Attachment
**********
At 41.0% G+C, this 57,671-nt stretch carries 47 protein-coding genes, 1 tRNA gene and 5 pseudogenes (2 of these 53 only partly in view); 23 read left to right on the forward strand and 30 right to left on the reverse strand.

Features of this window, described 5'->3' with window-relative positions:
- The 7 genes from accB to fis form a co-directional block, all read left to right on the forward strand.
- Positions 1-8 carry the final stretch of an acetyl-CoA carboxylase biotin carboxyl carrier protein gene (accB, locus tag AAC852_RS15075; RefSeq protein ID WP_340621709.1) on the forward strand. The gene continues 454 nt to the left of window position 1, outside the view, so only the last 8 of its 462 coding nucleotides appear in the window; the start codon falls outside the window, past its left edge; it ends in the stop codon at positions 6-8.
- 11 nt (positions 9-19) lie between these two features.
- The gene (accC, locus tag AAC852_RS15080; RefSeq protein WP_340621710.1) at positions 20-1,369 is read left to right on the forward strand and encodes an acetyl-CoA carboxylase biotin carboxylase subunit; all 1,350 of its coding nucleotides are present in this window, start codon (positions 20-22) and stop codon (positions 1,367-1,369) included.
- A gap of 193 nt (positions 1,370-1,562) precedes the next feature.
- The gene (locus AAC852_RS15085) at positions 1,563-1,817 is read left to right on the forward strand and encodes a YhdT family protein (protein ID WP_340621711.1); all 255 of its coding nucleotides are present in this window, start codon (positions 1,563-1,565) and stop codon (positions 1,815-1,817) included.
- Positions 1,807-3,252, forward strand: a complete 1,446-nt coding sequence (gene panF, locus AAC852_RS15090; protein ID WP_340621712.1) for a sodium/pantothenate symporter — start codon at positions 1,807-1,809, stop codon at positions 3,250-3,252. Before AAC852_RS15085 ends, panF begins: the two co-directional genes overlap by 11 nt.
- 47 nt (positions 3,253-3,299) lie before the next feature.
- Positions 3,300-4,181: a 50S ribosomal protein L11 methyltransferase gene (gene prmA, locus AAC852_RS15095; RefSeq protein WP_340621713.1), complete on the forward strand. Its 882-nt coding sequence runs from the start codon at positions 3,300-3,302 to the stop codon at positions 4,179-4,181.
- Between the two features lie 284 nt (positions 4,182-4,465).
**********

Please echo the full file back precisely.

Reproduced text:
At 41.0% G+C, this 57,671-nt stretch carries 47 protein-coding genes, 1 tRNA gene and 5 pseudogenes (2 of these 53 only partly in view); 23 read left to right on the forward strand and 30 right to left on the reverse strand.

Features of this window, described 5'->3' with window-relative positions:
- The 7 genes from accB to fis form a co-directional block, all read left to right on the forward strand.
- Positions 1-8 carry the final stretch of an acetyl-CoA carboxylase biotin carboxyl carrier protein gene (accB, locus tag AAC852_RS15075; RefSeq protein ID WP_340621709.1) on the forward strand. The gene continues 454 nt to the left of window position 1, outside the view, so only the last 8 of its 462 coding nucleotides appear in the window; the start codon falls outside the window, past its left edge; it ends in the stop codon at positions 6-8.
- 11 nt (positions 9-19) lie between these two features.
- The gene (accC, locus tag AAC852_RS15080; RefSeq protein WP_340621710.1) at positions 20-1,369 is read left to right on the forward strand and encodes an acetyl-CoA carboxylase biotin carboxylase subunit; all 1,350 of its coding nucleotides are present in this window, start codon (positions 20-22) and stop codon (positions 1,367-1,369) included.
- A gap of 193 nt (positions 1,370-1,562) precedes the next feature.
- The gene (locus AAC852_RS15085) at positions 1,563-1,817 is read left to right on the forward strand and encodes a YhdT family protein (protein ID WP_340621711.1); all 255 of its coding nucleotides are present in this window, start codon (positions 1,563-1,565) and stop codon (positions 1,815-1,817) included.
- Positions 1,807-3,252, forward strand: a complete 1,446-nt coding sequence (gene panF, locus AAC852_RS15090; protein ID WP_340621712.1) for a sodium/pantothenate symporter — start codon at positions 1,807-1,809, stop codon at positions 3,250-3,252. Before AAC852_RS15085 ends, panF begins: the two co-directional genes overlap by 11 nt.
- 47 nt (positions 3,253-3,299) lie before the next feature.
- Positions 3,300-4,181: a 50S ribosomal protein L11 methyltransferase gene (gene prmA, locus AAC852_RS15095; RefSeq protein WP_340621713.1), complete on the forward strand. Its 882-nt coding sequence runs from the start codon at positions 3,300-3,302 to the stop codon at positions 4,179-4,181.
- Between the two features lie 284 nt (positions 4,182-4,465).